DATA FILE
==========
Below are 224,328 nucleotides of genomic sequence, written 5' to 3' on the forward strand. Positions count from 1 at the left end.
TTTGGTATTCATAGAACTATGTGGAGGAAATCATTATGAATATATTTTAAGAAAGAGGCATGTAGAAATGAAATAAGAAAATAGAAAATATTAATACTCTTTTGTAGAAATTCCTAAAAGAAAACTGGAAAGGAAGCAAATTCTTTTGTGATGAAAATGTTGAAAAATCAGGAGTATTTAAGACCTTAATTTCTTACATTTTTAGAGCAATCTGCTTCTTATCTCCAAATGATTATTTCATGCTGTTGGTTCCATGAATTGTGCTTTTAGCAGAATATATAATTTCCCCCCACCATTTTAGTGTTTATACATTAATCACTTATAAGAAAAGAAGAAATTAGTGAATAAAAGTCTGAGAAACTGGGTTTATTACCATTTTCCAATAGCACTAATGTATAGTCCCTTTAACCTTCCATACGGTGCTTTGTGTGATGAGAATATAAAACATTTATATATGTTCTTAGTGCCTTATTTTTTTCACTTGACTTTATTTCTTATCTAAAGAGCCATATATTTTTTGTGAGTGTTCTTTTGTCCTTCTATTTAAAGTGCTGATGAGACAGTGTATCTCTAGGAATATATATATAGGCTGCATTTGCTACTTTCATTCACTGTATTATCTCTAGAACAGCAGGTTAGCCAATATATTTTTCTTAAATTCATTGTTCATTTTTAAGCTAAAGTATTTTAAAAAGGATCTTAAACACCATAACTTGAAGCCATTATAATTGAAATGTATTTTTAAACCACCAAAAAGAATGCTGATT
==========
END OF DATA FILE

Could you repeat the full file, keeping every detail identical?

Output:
Below are 224,328 nucleotides of genomic sequence, written 5' to 3' on the forward strand. Positions count from 1 at the left end.
TTTGGTATTCATAGAACTATGTGGAGGAAATCATTATGAATATATTTTAAGAAAGAGGCATGTAGAAATGAAATAAGAAAATAGAAAATATTAATACTCTTTTGTAGAAATTCCTAAAAGAAAACTGGAAAGGAAGCAAATTCTTTTGTGATGAAAATGTTGAAAAATCAGGAGTATTTAAGACCTTAATTTCTTACATTTTTAGAGCAATCTGCTTCTTATCTCCAAATGATTATTTCATGCTGTTGGTTCCATGAATTGTGCTTTTAGCAGAATATATAATTTCCCCCCACCATTTTAGTGTTTATACATTAATCACTTATAAGAAAAGAAGAAATTAGTGAATAAAAGTCTGAGAAACTGGGTTTATTACCATTTTCCAATAGCACTAATGTATAGTCCCTTTAACCTTCCATACGGTGCTTTGTGTGATGAGAATATAAAACATTTATATATGTTCTTAGTGCCTTATTTTTTTCACTTGACTTTATTTCTTATCTAAAGAGCCATATATTTTTTGTGAGTGTTCTTTTGTCCTTCTATTTAAAGTGCTGATGAGACAGTGTATCTCTAGGAATATATATATAGGCTGCATTTGCTACTTTCATTCACTGTATTATCTCTAGAACAGCAGGTTAGCCAATATATTTTTCTTAAATTCATTGTTCATTTTTAAGCTAAAGTATTTTAAAAAGGATCTTAAACACCATAACTTGAAGCCATTATAATTGAAATGTATTTTTAAACCACCAAAAAGAATGCTGATT